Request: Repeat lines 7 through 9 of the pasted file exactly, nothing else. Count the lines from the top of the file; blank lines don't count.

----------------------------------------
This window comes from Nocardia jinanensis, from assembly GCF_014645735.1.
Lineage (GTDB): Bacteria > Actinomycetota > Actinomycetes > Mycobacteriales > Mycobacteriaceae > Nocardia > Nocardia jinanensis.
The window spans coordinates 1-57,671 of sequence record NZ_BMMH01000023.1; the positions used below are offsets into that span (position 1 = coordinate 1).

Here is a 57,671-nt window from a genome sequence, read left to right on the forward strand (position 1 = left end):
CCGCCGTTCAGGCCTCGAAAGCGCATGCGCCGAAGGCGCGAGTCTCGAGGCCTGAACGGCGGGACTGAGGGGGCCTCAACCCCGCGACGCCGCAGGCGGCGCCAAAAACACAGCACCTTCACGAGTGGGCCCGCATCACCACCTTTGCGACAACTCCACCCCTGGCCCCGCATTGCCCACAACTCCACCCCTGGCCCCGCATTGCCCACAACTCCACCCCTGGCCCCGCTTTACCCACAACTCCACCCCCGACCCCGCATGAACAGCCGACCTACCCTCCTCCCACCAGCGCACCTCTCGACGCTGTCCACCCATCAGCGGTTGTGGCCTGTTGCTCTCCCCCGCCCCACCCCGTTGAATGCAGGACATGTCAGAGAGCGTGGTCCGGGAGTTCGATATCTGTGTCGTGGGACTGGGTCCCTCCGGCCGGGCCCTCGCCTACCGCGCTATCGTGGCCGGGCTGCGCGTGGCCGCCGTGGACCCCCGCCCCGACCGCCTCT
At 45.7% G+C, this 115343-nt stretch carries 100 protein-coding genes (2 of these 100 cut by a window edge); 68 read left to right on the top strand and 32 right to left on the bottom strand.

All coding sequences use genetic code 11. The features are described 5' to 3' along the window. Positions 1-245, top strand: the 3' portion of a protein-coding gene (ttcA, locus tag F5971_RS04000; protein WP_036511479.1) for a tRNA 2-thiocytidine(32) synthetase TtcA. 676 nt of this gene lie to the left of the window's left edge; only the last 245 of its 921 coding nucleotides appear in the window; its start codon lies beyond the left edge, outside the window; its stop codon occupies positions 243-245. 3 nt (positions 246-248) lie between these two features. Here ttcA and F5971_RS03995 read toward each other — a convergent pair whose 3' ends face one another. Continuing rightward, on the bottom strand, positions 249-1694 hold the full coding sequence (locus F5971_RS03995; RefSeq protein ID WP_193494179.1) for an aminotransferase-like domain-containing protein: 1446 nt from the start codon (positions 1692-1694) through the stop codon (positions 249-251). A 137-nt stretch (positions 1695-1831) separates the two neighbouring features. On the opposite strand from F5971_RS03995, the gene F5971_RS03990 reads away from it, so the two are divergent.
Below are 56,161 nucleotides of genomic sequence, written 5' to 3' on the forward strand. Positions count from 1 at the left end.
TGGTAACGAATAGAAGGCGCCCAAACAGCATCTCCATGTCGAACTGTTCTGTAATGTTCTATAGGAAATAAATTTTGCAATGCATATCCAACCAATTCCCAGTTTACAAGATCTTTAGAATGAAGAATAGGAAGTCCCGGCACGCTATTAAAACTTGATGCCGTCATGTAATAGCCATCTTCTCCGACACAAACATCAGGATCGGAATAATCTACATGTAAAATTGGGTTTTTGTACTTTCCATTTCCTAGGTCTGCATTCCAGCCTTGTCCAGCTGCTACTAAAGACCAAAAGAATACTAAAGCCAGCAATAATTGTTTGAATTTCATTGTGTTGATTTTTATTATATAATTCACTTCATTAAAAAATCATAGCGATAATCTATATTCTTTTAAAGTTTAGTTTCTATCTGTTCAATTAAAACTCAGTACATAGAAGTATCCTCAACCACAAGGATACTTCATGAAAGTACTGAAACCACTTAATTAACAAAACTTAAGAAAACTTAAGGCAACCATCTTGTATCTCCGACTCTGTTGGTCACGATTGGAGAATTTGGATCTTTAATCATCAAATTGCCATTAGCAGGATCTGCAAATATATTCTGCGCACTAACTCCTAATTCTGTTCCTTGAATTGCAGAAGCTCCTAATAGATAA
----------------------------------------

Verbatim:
All coding sequences use genetic code 11. The features are described 5' to 3' along the window. Positions 1-245, top strand: the 3' portion of a protein-coding gene (ttcA, locus tag F5971_RS04000; protein WP_036511479.1) for a tRNA 2-thiocytidine(32) synthetase TtcA. 676 nt of this gene lie to the left of the window's left edge; only the last 245 of its 921 coding nucleotides appear in the window; its start codon lies beyond the left edge, outside the window; its stop codon occupies positions 243-245. 3 nt (positions 246-248) lie between these two features. Here ttcA and F5971_RS03995 read toward each other — a convergent pair whose 3' ends face one another. Continuing rightward, on the bottom strand, positions 249-1694 hold the full coding sequence (locus F5971_RS03995; RefSeq protein ID WP_193494179.1) for an aminotransferase-like domain-containing protein: 1446 nt from the start codon (positions 1692-1694) through the stop codon (positions 249-251). A 137-nt stretch (positions 1695-1831) separates the two neighbouring features. On the opposite strand from F5971_RS03995, the gene F5971_RS03990 reads away from it, so the two are divergent.
Below are 56,161 nucleotides of genomic sequence, written 5' to 3' on the forward strand. Positions count from 1 at the left end.
TGGTAACGAATAGAAGGCGCCCAAACAGCATCTCCATGTCGAACTGTTCTGTAATGTTCTATAGGAAATAAATTTTGCAATGCATATCCAACCAATTCCCAGTTTACAAGATCTTTAGAATGAAGAATAGGAAGTCCCGGCACGCTATTAAAACTTGATGCCGTCATGTAATAGCCATCTTCTCCGACACAAACATCAGGATCGGAATAATCTACATGTAAAATTGGGTTTTTGTACTTTCCATTTCCTAGGTCTGCATTCCAGCCTTGTCCAGCTGCTACTAAAGACCAAAAGAATACTAAAGCCAGCAATAATTGTTTGAATTTCATTGTGTTGATTTTTATTATATAATTCACTTCATTAAAAAATCATAGCGATAATCTATATTCTTTTAAAGTTTAGTTTCTATCTGTTCAATTAAAACTCAGTACATAGAAGTATCCTCAACCACAAGGATACTTCATGAAAGTACTGAAACCACTTAATTAACAAAACTTAAGAAAACTTAAGGCAACCATCTTGTATCTCCGACTCTGTTGGTCACGATTGGAGAATTTGGATCTTTAATCATCAAATTGCCATTAGCAGGATCTGCAAATATATTCTGCGCACTAACTCCTAATTCTGTTCCTTGAATTGCAGAAGCTCCTAATAGATAA